Brodeur won three Stanley Cups with the Devils.

One might associate his career with the word “trap.” Along with helping the Devils concoct one of the most successful neutral-zone trap systems, Brodeur’s passing and puckhandling is credited/blamed with the league adopting “the trapezoid.”

Jayna Hefford – From the women’s category, Hefford’s distinguished career includes four Olympic gold medals (plus a silver) and four championships at the IIHF World Championships.

Hefford generated plenty of individual accolades, as well, as Team Canada notes in her profile:

Hefford ranks third all-time in scoring and games played for Canada’s National Women’s Team. At Salt Lake City 2002, it was Hefford who scored the eventual gold medal-winning goal with just one second to play in the second period of the final against the United States. Amongst her other accolades, Hefford was named Top Forward at both the 2004 and 2005 IIHF Women’s World Championships. She was also named to the Media All-Star team at the 2004 Worlds.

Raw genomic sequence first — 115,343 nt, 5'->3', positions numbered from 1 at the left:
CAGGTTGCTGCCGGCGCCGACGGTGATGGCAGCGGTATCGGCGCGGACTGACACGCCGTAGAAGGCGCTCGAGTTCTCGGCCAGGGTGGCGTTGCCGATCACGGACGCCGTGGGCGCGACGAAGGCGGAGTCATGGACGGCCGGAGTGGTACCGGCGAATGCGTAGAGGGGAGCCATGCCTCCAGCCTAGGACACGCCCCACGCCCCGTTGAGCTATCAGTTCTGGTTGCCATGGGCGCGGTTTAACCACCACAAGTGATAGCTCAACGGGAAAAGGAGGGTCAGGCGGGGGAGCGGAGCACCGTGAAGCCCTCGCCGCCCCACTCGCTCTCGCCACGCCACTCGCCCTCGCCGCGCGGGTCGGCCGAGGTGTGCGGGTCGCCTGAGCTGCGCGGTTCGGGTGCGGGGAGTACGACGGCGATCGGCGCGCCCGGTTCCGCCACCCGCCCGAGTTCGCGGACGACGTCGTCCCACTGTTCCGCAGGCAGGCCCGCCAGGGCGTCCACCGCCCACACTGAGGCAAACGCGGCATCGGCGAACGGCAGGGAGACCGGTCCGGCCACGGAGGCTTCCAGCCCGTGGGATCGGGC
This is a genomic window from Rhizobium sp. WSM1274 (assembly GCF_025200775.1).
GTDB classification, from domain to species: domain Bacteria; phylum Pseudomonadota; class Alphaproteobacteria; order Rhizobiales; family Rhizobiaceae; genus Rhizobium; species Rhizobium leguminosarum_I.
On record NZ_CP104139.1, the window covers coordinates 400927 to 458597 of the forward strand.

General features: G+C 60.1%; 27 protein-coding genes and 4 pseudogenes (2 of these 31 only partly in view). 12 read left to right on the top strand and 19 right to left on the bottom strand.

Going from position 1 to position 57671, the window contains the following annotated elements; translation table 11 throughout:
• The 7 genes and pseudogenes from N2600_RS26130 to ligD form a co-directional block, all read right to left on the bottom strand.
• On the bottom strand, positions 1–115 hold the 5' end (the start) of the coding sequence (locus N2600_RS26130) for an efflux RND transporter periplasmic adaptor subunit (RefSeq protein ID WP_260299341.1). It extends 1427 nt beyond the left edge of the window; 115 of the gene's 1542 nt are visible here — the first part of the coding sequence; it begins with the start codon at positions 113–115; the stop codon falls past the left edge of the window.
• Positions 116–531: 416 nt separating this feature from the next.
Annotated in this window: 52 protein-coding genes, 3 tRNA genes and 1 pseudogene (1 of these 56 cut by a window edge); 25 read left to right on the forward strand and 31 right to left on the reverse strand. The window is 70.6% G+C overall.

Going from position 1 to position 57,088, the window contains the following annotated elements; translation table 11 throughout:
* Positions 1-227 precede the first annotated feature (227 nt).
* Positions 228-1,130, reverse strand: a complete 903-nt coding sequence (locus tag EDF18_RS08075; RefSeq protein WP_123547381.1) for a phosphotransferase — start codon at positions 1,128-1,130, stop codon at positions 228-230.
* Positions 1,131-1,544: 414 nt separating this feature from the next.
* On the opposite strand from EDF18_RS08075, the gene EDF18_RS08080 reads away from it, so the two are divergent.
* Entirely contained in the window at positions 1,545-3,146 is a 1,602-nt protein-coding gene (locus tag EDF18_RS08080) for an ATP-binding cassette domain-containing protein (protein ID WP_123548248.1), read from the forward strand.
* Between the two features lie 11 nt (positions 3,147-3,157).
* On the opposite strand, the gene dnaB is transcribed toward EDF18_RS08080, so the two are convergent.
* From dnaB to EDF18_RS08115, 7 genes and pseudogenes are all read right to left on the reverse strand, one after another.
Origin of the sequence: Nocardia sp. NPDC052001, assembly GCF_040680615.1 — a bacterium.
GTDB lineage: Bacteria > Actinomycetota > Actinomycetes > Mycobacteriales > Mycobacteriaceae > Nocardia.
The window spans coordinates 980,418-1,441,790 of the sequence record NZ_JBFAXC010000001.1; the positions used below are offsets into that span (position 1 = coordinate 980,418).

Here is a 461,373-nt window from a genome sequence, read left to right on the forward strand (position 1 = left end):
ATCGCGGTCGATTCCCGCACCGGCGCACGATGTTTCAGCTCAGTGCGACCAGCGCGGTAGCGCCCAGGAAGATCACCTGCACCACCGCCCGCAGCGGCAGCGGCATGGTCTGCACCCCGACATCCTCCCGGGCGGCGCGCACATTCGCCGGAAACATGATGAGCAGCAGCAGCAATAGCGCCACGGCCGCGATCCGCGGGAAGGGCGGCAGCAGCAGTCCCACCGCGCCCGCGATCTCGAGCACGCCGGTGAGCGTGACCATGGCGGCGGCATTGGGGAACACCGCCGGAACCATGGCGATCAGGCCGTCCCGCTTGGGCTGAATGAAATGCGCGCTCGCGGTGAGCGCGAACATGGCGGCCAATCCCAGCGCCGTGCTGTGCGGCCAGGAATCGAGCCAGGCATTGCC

Willie O’Ree – This honor is long overdue.

O’Ree broke the color barrier for the NHL when he suited up with the Boston Bruins in 1958, inspiring countless players. The first black player in league history only played 45 games at this level, but his legacy is incredibly important. It’s about time that he’s in the HHOF.

Martin St. Louis – He went undrafted, and that notorious Olympic snub coming off of a scoring title punched his ticket out of Tampa Bay. For much of his career, Martin St. Louis seemed to deal with slight after slight, yet now he’s a first-ballot Hall of Famer.